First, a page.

In addition to the general correspondence series, there are specific series on particular submarines, submarine classes, and submarine systems. For example, there are series on the Nautilus and Skate-class submarines: Correspondence for USS Nautilus , Nuclear Power Plant Diagrams, and Test Reports, 1953 - 1958; Technical Manuals and Related Records for SSN 571-578 part of [Central Correspondence Enclosures]; and U.S.S. Skate (SSN 578) Report of Patrol Number One (Entry UD-WW 39 - No NAID).  Series exist on hull forms, construction, and other systems: Central Correspondence Enclosures 1945-1965; Submarine Reports, 1929-1965; and General Correspondence Relating to Submarine Sonar Systems, 1956 - 1965.  [A note on Submarine Reports (UD 1022-W2): the title is misleading and does not include “patrol” reports, but reports on various ship constructions, hull forms, and machinery arrangement of submarines and other types of ships.]

 

We also have records on the other two classes constructed during the later period of the Bureau of Ships: the Skipjack-Class (SSN 585-SSN 592) and Permit/Thresher-Class (SSN 593-596; SSN 603-607; SSN 612-615; SSN 621). Most of the information and records on these classes are covered in the Correspondence.

 

The Bureau of Ships records in Record Group 19 ended in 1966 when the bureau was reorganized into the Naval Sea Systems Command (Record Group 344).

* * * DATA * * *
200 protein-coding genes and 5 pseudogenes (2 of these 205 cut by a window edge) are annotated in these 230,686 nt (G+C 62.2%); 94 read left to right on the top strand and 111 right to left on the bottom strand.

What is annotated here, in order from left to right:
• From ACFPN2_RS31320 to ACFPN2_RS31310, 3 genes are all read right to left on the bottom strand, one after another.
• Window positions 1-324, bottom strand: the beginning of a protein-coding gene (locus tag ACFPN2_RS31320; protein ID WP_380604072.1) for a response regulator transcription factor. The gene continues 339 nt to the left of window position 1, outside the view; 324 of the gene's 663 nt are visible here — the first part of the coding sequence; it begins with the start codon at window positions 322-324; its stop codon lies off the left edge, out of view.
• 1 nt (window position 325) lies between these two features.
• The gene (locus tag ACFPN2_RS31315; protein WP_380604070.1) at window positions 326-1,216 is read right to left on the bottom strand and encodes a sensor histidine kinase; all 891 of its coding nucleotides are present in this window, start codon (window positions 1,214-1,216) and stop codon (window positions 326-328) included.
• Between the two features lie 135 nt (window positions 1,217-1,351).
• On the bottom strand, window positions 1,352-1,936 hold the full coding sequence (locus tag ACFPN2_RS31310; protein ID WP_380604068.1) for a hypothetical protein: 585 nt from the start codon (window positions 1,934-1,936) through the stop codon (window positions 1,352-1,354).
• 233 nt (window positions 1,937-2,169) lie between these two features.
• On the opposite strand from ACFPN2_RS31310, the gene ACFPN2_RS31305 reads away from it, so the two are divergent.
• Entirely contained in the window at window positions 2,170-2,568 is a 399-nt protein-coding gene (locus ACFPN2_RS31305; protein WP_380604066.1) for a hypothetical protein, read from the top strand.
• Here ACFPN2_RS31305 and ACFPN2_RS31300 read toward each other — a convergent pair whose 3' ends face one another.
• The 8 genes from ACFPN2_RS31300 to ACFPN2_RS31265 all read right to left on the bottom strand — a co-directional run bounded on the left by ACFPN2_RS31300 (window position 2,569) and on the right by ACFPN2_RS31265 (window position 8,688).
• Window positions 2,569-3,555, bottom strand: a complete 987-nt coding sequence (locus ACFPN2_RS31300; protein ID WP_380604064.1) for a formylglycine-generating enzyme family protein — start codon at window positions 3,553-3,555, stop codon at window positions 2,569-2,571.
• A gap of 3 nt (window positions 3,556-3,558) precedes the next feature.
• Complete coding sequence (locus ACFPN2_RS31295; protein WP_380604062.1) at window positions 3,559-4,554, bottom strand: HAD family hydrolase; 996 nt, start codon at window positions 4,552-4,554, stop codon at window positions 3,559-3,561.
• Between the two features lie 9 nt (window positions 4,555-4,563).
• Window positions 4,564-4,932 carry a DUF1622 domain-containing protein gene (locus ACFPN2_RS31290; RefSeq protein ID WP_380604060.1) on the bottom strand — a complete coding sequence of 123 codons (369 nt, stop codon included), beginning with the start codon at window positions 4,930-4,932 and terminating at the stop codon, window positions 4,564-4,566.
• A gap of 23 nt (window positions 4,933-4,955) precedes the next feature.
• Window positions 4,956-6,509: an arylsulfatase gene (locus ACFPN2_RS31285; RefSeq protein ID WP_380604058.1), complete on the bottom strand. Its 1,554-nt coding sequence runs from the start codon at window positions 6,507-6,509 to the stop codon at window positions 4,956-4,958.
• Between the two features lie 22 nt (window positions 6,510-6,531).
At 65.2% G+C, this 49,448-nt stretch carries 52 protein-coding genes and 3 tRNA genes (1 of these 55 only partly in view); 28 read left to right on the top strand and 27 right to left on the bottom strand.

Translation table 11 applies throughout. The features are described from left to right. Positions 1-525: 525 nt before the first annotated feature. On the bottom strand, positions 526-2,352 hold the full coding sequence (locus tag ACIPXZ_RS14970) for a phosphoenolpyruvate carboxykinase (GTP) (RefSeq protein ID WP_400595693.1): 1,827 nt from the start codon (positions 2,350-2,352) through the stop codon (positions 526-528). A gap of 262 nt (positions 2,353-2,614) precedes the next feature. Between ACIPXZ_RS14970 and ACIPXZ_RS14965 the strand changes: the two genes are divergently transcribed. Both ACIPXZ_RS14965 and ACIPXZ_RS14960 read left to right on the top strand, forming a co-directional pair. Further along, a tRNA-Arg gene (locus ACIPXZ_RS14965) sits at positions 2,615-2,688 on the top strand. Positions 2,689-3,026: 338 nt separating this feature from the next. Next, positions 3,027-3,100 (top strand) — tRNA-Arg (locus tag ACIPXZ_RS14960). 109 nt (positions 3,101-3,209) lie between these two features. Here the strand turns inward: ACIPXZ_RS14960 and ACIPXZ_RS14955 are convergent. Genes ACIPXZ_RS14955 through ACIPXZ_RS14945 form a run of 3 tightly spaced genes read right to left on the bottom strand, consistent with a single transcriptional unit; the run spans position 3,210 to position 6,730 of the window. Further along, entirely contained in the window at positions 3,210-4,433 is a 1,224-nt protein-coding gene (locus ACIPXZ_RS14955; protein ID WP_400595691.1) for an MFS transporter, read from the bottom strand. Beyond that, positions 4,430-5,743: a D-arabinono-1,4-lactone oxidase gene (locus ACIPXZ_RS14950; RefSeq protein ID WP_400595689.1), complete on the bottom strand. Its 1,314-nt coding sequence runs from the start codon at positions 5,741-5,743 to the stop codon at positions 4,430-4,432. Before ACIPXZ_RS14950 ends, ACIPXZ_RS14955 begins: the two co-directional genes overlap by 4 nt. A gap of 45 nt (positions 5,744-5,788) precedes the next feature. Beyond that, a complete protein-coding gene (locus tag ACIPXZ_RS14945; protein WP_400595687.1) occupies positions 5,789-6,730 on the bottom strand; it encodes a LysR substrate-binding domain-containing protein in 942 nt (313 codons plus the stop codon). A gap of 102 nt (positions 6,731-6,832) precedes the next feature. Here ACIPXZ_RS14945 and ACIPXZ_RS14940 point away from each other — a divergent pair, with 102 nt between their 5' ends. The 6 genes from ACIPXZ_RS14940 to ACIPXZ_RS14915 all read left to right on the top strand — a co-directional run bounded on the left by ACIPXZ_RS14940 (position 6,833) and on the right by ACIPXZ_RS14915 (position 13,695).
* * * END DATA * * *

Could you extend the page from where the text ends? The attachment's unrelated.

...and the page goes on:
The Unclassified Correspondence of both the Naval Sea Systems Command and the Naval Ship Engineering Center (NAVSEC) are divided into incoming and outgoing correspondence. They are not arranged by Navy Filing Manual or the Standard Subject Identification Code (SSIC).  The incoming correspondence is arranged by the date of correspondence. The outgoing correspondence uses the category system that was developed by the Bureau of Ships in the early 1960’s, as reflected in the 1965 correspondence. It is arranged using these letter categories A, C, D, E-R, N, and S, SS, Y, and then arranged by date. There is a rudimentary relationship between the category letter and the correspondence about a type of ship. For example, the majority of material on submarines should be in the “S, SS, Y” segment. “SS” covers all submarine topics including nuclear fast-attack (SSN) and nuclear ballistic missile (SSBN) subs, as well as conventional boats (SS). However, because of the generalized category system and correspondence being arranged by date, it may be challenging to determine if there is correspondence about the particular boat you are interested in. It is important to note that there may be a minority of correspondence spread out across the other categories about subs, depending upon how the correspondence was categorized.

 

Because there is not a key to the category designations in these series that were used by the Bureau of Ships and the Naval Sea Systems Command, the National Archives cannot properly navigate these records and advise the public where there is specific information on shipyards, private companies, or shipborne systems.

 

Unclassified Correspondence (Incoming)

1968, 1969, 1970, 1971

 

Unclassified Correspondence (Outgoing)

1966, 1968, 1969, 1970, 1971